For many home cooks, potatoes are the all-star of the vegetable world. Mashed, fried, or just as skins, potatoes rock our world in so many ways. And preparing a great potato dish does not t have to be difficult or labor intensive, requiring an army of cooks in the kitchen — it can be has simple as throwing them in the oven with some butter and salt. The hardest part, in fact, is often making sure you buy the right type of potato.
There are more than 100 varieties of potatoes sold throughout the United States. Each of these varieties fit into one of seven potato type categories: russet, red, white, yellow, blue/purple, fingerling and petite.Potatoes fall into two important categories that impact the outcome of your dish: starchy , waxy and all-purpose. All-purpose potatoes is a category that lies somewhere in between starchy and waxy.
Starchy: Like the classic Idaho or Russet, these potatoes are high in starch and low in moisture. They are fluffy, making them great for boiling, baking and frying, but they don’t hold their shape well, so they should be avoided in dishes like casseroles, gratins and potato salads.
Waxy: Like Red Bliss or New Potatoes, these have a low starch content and are often characterized by a creamy, firm and moist flesh that holds its shape well after cooking. They are typically great for roasting, boiling, casseroles and potato salads.
All-Purpose: These potatoes have a medium starch content that fall somewhere in between the starchy and waxy potatoes. They are a true multi-purpose potato, and therefore can be used for just about any cooking application. A classic example is the Yukon Gold.
Once you know which type of potato you need for your particular dish, you can be as creative as you’d like when choosing varieties at the market. For example, if you’re thinking of making a potato gratin, you know you’re looking for a firm, waxy potato — you can choose from a bright blue Purple Peruvian, a yellow Inca Gold, or any other waxy variety.
Learn more about the characteristics and cooking recommendations for each type below.
Yukon Gold — All Purpose
Yukon Gold potatoes have finely flaked yellowish-white skin with light yellow flesh. They are bright, vegetal and slightly sweet, with a smooth, slightly waxy texture and moist flesh. They are best for boiling, baking and making French fries. They will also stand up well to grilling, pan frying and roasting.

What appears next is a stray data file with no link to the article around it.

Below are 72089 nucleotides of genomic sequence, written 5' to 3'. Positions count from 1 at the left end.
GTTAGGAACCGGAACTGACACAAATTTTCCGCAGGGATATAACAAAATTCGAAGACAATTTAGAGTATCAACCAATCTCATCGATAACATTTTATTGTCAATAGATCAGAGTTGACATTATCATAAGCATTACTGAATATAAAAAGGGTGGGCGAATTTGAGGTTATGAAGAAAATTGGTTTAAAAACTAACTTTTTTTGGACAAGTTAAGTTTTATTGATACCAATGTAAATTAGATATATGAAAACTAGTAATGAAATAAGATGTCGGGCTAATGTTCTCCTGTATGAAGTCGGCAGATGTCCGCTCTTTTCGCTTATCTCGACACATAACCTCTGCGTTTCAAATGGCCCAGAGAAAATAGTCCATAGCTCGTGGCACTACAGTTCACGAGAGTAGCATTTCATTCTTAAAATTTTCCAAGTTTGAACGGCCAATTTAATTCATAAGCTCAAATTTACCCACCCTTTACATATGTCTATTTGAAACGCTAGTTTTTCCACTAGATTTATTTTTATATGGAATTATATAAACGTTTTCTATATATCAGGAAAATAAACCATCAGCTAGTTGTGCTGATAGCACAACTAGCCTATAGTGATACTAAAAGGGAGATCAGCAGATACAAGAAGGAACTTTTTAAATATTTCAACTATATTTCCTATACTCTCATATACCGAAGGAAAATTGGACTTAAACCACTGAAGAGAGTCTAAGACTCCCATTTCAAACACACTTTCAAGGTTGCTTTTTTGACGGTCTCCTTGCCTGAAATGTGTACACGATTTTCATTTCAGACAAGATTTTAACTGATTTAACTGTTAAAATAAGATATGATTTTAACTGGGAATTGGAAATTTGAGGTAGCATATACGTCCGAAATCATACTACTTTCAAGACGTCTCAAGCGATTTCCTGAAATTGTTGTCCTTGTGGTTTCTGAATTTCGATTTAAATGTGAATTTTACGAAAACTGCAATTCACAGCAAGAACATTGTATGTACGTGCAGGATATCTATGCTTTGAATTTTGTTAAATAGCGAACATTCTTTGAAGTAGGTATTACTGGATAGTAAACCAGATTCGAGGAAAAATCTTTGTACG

Purple Peruvian — All Purpose
Purple Peruvian potatoes have deep purple skin and flesh. The flesh is either uniform throughout or marbled with white and deep, inky purple. They are earthy and slightly nutty, with an almost buttery aftertaste. They have a dry and starchy texture and are best for boiling, baking, roasting, frying and grilling, although they should work in all dishes and preparations.
Great taste comes in small packages, just like these miniature danishes that make a great addition to a brunch buffet. Using commercially prepared dough allows you to make them in a snap! You can also make fruit and cream cheese danishes by adding a spoonful of your favorite pie filling, like cherries, peaches or lemon, prior to baking.
In this recipe, I swapped the cream cheese for Neufchâtel cheese which contains about 1/3 less milk fat than regular cream cheese. I also added a bit of left over cherry filling to the cheese center, creating a Cherry and Cheese Danish. The variations are endless!
Makes 20 to 24 Mini Danishes
For the Pastry:
Two 10 -ounce cans of Pillsbury® Original Crescents Rolls
For the Filling:
1⁄2 cup white sugar
One 8-ounce package of Neufchâtel cheese, softened
3⁄4 teaspoon vanilla extract
1 teaspoon sour cream
1 teaspoon vanilla extract
1 teaspoon lemon juice
⅔ cup whole cherry pie filling (optional)
For the Glaze:
1/2 cup confectioners’ sugar
1 teaspoon pure vanilla extract
4 teaspoons of milk
Preheat oven to 350°F.
For the Filling:
In a large bowl, cream the cheese, sugar, vanilla extract and sour cream together. Set aside.
For the Glaze:
In a small bowl, stir together confectioners’ sugar, vanilla and milk. Set aside.
For the Danishes:
Slice the unrolled crescent roll dough into 1/4 inch slices, as if making slice-and-bake cookie dough. Place slices of dough on a parchment lined baking sheet and make slight indention in the center of each slice. Add about 1/4 of teaspoon of the cheese filling to each roll. If you are using the cherry filling, spoon one cherry and a small amount of the cherry filling on top of the cheese. Brush each danish with melted butter.
Bake for 15 to 20 minutes. Remove the danishes and place on a wire rack to cool. After the danishes have cooled, drizzle with the glaze and place on a platter and serve.